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North American Railways» Forums » General

Subject: How does this compare to Rolling Stock? rss

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-=::) Dante (::=-
United States
KEW GARDENS
New York
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Virtually every review has mentioned this as a sort of 18xx card game without the board which of course immediately brings to mind Rolling Stock.

Curious to hear from folks who have actually played both and can share how they compare and contrast.
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Alan How
United Kingdom
Bromley
Kent
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I've played both a few times.

Rolling Stock is a heavier game with more issues to consider across a longer timeframe. North American Railways is easier to understand, easier to play and (probably) more fun. The simplicity of the rules and the game systems are deceptive though: the game has real decisions, timing of decisions matter and plenty of thinking about how and who you support when buying shares. And it takes a fraction of the time compared to Rolling Stock, which is more closely aligned to 18XX than just a card game. Rolling Stock takes hours whereas North American Railways is less than an hour. So they may appear superficially similar but do not satisfy the same development itch in your gaming CV.

North American Railways has some production issues which is disappointing but do not prevent play in any way. Spielworxx produces games that are interesting but sometimes the production outcome feels more Winsome level than Hans im Gluck.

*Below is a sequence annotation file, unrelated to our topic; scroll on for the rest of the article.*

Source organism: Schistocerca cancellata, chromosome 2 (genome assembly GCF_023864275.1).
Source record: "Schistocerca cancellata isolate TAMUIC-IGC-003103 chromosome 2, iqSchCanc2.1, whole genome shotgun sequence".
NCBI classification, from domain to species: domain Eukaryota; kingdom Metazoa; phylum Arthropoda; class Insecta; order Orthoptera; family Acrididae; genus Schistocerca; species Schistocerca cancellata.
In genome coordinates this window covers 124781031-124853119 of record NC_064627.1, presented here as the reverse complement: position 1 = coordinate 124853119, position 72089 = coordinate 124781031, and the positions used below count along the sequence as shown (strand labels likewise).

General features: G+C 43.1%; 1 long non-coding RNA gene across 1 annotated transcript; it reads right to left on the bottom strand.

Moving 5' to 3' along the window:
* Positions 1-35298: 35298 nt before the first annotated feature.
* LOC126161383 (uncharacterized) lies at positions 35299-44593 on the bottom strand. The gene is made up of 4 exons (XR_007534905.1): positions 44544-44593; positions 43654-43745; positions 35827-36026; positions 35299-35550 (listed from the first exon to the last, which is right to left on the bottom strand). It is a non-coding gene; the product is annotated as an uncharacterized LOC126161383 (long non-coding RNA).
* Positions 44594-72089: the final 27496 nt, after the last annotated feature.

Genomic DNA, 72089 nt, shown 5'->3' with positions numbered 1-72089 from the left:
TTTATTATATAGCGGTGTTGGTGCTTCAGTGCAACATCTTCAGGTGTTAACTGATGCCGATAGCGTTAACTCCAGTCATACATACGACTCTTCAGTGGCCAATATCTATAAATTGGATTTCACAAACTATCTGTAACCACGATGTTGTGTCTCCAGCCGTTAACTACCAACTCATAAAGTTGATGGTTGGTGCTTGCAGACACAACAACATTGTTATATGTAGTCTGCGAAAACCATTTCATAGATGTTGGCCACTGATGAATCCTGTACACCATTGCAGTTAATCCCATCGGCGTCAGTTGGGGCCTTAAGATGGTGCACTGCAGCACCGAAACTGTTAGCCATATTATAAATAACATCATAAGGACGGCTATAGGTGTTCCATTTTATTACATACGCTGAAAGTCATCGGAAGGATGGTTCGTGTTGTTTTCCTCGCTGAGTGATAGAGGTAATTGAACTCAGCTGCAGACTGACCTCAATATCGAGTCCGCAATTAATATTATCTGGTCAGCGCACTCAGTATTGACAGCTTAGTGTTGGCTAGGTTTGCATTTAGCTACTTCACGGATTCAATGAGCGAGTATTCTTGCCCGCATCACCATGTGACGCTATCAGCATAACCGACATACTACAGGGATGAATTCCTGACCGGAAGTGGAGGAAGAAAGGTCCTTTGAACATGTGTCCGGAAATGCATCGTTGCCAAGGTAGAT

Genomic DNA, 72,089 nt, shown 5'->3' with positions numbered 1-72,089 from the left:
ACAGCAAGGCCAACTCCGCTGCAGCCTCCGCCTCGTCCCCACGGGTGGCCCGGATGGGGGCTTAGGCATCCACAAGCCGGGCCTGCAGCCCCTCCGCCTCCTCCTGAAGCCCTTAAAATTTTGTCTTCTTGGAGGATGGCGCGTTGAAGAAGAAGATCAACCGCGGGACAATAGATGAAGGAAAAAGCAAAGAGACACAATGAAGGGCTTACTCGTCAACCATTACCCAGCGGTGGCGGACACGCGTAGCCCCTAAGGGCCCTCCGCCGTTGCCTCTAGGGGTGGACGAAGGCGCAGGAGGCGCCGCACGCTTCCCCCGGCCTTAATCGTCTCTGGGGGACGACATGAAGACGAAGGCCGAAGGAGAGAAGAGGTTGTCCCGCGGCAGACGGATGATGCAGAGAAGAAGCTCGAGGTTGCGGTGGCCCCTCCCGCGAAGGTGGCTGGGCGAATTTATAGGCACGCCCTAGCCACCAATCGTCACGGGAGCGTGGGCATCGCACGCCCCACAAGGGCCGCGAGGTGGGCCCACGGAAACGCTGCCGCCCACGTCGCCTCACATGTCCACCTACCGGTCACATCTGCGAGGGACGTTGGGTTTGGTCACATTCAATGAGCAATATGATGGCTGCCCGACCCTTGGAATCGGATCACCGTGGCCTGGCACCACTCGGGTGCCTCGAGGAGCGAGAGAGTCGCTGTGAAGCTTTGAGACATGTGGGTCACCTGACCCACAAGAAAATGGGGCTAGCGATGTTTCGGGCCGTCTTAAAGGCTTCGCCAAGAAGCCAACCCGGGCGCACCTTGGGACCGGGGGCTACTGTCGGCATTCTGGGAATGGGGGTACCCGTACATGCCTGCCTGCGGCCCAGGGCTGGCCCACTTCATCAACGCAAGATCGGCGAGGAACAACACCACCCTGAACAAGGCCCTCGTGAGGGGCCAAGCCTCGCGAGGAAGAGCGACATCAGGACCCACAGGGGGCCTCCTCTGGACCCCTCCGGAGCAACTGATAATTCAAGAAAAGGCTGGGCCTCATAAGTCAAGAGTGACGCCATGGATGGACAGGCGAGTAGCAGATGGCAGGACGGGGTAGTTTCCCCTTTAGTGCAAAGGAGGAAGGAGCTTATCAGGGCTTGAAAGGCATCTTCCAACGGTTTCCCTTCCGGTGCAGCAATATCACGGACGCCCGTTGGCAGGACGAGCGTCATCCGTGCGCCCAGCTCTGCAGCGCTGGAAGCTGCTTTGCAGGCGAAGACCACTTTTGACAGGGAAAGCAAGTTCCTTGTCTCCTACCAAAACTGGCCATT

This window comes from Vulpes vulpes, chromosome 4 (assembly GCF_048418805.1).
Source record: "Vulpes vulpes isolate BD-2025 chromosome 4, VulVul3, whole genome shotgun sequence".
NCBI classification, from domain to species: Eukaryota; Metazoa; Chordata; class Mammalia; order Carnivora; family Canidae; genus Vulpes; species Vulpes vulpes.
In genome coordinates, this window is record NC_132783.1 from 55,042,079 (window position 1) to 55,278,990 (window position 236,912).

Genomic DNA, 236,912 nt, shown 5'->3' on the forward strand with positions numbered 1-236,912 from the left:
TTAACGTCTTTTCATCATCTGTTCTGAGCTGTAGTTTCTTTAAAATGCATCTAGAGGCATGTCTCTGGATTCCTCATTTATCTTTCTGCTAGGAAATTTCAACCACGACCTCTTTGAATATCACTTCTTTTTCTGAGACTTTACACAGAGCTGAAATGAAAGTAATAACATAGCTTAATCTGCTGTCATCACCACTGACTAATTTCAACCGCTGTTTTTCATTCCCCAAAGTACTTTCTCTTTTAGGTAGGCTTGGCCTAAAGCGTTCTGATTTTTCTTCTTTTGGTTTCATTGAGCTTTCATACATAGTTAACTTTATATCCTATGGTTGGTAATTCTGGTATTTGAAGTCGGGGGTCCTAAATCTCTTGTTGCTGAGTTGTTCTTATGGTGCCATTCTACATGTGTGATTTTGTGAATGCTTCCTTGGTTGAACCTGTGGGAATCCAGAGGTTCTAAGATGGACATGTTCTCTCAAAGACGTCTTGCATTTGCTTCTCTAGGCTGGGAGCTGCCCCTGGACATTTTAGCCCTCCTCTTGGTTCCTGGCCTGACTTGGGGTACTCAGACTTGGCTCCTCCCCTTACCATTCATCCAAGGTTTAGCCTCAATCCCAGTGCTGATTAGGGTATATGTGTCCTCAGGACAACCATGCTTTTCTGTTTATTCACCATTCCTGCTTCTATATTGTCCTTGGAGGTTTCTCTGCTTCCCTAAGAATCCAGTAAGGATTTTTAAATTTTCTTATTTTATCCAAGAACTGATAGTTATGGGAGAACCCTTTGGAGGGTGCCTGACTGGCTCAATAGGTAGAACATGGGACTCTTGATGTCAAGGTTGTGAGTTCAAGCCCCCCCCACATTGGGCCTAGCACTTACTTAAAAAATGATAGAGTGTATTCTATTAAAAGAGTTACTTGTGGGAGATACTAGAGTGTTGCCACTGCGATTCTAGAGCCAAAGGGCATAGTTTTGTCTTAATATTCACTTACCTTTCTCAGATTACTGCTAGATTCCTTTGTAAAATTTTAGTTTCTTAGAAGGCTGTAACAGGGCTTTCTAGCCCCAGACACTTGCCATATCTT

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Mikko Saari
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North American Railways doesn't really have anything to do with 18xx, except that it has shares and trains.

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Ludwig Seitz
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msaari wrote:
North American Railways doesn't really have anything to do with 18xx, except that it has shares and trains.



Neither has Rolling Stock actually (except that is has shares and railway companies, not trains).
 
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Roel van der Hoorn
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Enschede
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NuMystic wrote:
Virtually every review has mentioned this as a sort of 18xx card game without the board which of course immediately brings to mind Rolling Stock.

Curious to hear from folks who have actually played both and can share how they compare and contrast.


They're both totally different games that happen to share a common theme. And I don't find North American Railways comparable to any 18xx I've played. It feels a bit like a Winsome Games game, but not like 18xx.
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Eric Brosius
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Needham Heights
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Ludwig Seitz wrote:
msaari wrote:
North American Railways doesn't really have anything to do with 18xx, except that it has shares and trains.



Neither has Rolling Stock actually (except that is has shares and railway companies, not trains).

To me, Rolling Stock feels quite a bit like an 18xx game, though there are certainly many differences from your standard 18xx game.
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Brian
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Somerville
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To me, the characteristic of Rolling Stock that feels most unique with respect to the 18xx is not the lack of a board, it's the following:

In most 18xx players control both the inherent value of a company, and the price of its stock, fairly independently of each other.

In Rolling Stock players have as much or more control over value, and then the stock price is automatically pulled towards that value, rather quickly. So it's hard to keep a crappy company overvalued, or a great company cheap to buy in to.

I haven't played North American Railways yet, although I've preordered it on the strength of The King Is Dead and a rules read.
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